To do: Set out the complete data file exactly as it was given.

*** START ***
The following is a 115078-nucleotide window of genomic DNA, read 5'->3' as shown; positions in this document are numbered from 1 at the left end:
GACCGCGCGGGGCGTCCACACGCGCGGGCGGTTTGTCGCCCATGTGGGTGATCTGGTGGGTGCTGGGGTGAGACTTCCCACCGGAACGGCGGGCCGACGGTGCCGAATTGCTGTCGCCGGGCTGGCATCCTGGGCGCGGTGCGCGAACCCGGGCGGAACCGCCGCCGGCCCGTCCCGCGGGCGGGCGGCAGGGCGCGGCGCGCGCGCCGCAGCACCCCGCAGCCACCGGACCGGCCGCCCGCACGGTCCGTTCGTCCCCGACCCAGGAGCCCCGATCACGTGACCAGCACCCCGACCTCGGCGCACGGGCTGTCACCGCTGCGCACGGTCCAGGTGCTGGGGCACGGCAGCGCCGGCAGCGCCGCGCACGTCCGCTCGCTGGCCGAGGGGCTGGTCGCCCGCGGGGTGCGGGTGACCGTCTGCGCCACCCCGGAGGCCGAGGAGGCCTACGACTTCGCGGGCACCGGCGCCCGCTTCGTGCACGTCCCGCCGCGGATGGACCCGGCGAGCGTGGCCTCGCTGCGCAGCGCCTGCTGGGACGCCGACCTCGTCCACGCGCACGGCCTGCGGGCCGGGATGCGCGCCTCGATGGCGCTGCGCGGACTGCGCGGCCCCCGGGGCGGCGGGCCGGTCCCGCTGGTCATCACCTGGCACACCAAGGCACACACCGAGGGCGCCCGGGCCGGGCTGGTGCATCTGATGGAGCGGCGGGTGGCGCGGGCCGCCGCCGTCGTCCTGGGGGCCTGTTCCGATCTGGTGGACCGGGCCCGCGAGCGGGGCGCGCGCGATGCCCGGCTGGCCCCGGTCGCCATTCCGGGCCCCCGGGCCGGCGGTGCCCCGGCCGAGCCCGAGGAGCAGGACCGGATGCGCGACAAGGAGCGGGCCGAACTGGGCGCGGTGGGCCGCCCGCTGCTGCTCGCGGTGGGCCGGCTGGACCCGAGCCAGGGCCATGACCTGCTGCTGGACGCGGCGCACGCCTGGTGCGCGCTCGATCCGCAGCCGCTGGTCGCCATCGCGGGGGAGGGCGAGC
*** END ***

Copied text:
The following is a 115078-nucleotide window of genomic DNA, read 5'->3' as shown; positions in this document are numbered from 1 at the left end:
GACCGCGCGGGGCGTCCACACGCGCGGGCGGTTTGTCGCCCATGTGGGTGATCTGGTGGGTGCTGGGGTGAGACTTCCCACCGGAACGGCGGGCCGACGGTGCCGAATTGCTGTCGCCGGGCTGGCATCCTGGGCGCGGTGCGCGAACCCGGGCGGAACCGCCGCCGGCCCGTCCCGCGGGCGGGCGGCAGGGCGCGGCGCGCGCGCCGCAGCACCCCGCAGCCACCGGACCGGCCGCCCGCACGGTCCGTTCGTCCCCGACCCAGGAGCCCCGATCACGTGACCAGCACCCCGACCTCGGCGCACGGGCTGTCACCGCTGCGCACGGTCCAGGTGCTGGGGCACGGCAGCGCCGGCAGCGCCGCGCACGTCCGCTCGCTGGCCGAGGGGCTGGTCGCCCGCGGGGTGCGGGTGACCGTCTGCGCCACCCCGGAGGCCGAGGAGGCCTACGACTTCGCGGGCACCGGCGCCCGCTTCGTGCACGTCCCGCCGCGGATGGACCCGGCGAGCGTGGCCTCGCTGCGCAGCGCCTGCTGGGACGCCGACCTCGTCCACGCGCACGGCCTGCGGGCCGGGATGCGCGCCTCGATGGCGCTGCGCGGACTGCGCGGCCCCCGGGGCGGCGGGCCGGTCCCGCTGGTCATCACCTGGCACACCAAGGCACACACCGAGGGCGCCCGGGCCGGGCTGGTGCATCTGATGGAGCGGCGGGTGGCGCGGGCCGCCGCCGTCGTCCTGGGGGCCTGTTCCGATCTGGTGGACCGGGCCCGCGAGCGGGGCGCGCGCGATGCCCGGCTGGCCCCGGTCGCCATTCCGGGCCCCCGGGCCGGCGGTGCCCCGGCCGAGCCCGAGGAGCAGGACCGGATGCGCGACAAGGAGCGGGCCGAACTGGGCGCGGTGGGCCGCCCGCTGCTGCTCGCGGTGGGCCGGCTGGACCCGAGCCAGGGCCATGACCTGCTGCTGGACGCGGCGCACGCCTGGTGCGCGCTCGATCCGCAGCCGCTGGTCGCCATCGCGGGGGAGGGCGAGC